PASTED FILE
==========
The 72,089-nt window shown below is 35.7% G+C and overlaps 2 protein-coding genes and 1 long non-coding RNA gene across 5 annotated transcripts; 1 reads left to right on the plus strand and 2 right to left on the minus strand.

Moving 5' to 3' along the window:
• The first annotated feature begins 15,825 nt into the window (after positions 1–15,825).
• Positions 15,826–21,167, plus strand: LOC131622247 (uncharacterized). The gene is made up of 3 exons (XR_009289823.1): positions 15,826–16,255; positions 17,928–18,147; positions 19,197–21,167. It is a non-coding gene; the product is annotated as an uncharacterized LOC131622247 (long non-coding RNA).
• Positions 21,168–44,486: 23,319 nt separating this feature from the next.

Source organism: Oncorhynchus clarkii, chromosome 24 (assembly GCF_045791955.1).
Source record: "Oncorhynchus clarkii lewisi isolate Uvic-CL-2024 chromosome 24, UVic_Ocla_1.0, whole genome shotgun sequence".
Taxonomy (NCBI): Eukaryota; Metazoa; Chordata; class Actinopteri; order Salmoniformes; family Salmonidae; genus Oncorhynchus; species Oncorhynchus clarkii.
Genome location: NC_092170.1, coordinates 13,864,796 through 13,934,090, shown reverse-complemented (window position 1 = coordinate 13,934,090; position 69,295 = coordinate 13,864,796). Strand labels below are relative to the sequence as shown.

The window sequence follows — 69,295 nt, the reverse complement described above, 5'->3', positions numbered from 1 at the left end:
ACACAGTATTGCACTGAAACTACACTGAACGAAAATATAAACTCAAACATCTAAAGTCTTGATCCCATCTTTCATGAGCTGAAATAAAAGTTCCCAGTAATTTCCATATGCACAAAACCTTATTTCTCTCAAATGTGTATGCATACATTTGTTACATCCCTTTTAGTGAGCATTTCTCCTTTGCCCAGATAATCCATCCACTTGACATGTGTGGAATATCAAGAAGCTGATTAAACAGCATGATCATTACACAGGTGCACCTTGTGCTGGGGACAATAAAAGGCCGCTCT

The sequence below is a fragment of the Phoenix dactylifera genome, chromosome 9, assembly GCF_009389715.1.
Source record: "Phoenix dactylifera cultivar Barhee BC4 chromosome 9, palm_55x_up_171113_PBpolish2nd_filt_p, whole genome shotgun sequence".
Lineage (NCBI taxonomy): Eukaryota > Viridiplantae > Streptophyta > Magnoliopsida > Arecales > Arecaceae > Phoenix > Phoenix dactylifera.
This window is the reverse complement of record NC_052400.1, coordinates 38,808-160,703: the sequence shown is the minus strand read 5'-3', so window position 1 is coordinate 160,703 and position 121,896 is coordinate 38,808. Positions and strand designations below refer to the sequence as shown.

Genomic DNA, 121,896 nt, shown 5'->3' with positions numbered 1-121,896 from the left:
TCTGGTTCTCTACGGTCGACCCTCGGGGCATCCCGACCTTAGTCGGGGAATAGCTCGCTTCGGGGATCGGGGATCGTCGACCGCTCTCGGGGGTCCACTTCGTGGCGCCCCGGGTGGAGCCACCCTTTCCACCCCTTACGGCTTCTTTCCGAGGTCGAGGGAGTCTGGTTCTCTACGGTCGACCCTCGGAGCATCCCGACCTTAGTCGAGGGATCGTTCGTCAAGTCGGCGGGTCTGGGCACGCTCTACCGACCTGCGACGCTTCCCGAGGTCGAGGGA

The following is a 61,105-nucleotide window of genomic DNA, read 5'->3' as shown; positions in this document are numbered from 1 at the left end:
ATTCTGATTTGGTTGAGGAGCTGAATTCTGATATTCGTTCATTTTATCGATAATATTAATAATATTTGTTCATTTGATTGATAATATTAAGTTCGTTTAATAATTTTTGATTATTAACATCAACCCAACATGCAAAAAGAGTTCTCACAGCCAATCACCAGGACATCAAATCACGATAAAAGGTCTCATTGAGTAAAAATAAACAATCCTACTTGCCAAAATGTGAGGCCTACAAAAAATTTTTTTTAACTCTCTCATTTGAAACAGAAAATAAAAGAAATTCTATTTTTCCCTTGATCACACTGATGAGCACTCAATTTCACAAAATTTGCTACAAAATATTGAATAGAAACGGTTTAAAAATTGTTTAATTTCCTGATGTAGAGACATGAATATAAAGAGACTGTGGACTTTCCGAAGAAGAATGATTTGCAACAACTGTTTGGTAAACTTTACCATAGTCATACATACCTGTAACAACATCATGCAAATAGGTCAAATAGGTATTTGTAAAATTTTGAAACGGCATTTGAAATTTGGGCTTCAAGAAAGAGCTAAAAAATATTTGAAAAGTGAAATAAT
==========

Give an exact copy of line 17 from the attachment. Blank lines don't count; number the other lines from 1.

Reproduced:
TCTGGTTCTCTACGGTCGACCCTCGGGGCATCCCGACCTTAGTCGGGGAATAGCTCGCTTCGGGGATCGGGGATCGTCGACCGCTCTCGGGGGTCCACTTCGTGGCGCCCCGGGTGGAGCCACCCTTTCCACCCCTTACGGCTTCTTTCCGAGGTCGAGGGAGTCTGGTTCTCTACGGTCGACCCTCGGAGCATCCCGACCTTAGTCGAGGGATCGTTCGTCAAGTCGGCGGGTCTGGGCACGCTCTACCGACCTGCGACGCTTCCCGAGGTCGAGGGA